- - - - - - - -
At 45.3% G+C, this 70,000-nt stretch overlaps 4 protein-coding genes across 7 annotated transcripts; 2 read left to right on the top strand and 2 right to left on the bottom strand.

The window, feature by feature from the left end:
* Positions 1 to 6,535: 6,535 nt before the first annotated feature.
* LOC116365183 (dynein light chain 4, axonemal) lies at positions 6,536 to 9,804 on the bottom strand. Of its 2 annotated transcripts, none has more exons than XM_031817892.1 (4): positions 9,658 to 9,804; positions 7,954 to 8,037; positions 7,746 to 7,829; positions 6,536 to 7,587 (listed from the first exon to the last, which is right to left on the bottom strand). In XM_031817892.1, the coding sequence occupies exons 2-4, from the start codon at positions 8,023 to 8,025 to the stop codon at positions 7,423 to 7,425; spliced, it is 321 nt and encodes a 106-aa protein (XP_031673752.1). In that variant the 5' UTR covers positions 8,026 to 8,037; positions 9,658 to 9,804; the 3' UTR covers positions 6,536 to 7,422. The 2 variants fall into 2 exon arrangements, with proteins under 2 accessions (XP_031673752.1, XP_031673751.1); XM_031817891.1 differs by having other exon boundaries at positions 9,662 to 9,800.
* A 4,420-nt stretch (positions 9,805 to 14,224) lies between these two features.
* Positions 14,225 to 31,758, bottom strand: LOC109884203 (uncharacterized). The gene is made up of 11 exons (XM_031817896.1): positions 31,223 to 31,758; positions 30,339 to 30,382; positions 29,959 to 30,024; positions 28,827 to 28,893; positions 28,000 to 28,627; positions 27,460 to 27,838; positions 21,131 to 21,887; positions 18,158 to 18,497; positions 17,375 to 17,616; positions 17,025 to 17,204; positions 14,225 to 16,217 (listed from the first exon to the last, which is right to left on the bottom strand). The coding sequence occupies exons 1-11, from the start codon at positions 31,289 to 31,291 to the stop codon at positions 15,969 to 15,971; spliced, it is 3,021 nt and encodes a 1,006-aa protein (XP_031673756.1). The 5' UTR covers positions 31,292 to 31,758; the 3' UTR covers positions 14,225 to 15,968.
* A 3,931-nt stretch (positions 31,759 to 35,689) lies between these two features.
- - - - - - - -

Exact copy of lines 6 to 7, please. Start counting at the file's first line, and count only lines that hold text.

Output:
* Positions 14,225 to 31,758, bottom strand: LOC109884203 (uncharacterized). The gene is made up of 11 exons (XM_031817896.1): positions 31,223 to 31,758; positions 30,339 to 30,382; positions 29,959 to 30,024; positions 28,827 to 28,893; positions 28,000 to 28,627; positions 27,460 to 27,838; positions 21,131 to 21,887; positions 18,158 to 18,497; positions 17,375 to 17,616; positions 17,025 to 17,204; positions 14,225 to 16,217 (listed from the first exon to the last, which is right to left on the bottom strand). The coding sequence occupies exons 1-11, from the start codon at positions 31,289 to 31,291 to the stop codon at positions 15,969 to 15,971; spliced, it is 3,021 nt and encodes a 1,006-aa protein (XP_031673756.1). The 5' UTR covers positions 31,292 to 31,758; the 3' UTR covers positions 14,225 to 15,968.
* A 3,931-nt stretch (positions 31,759 to 35,689) lies between these two features.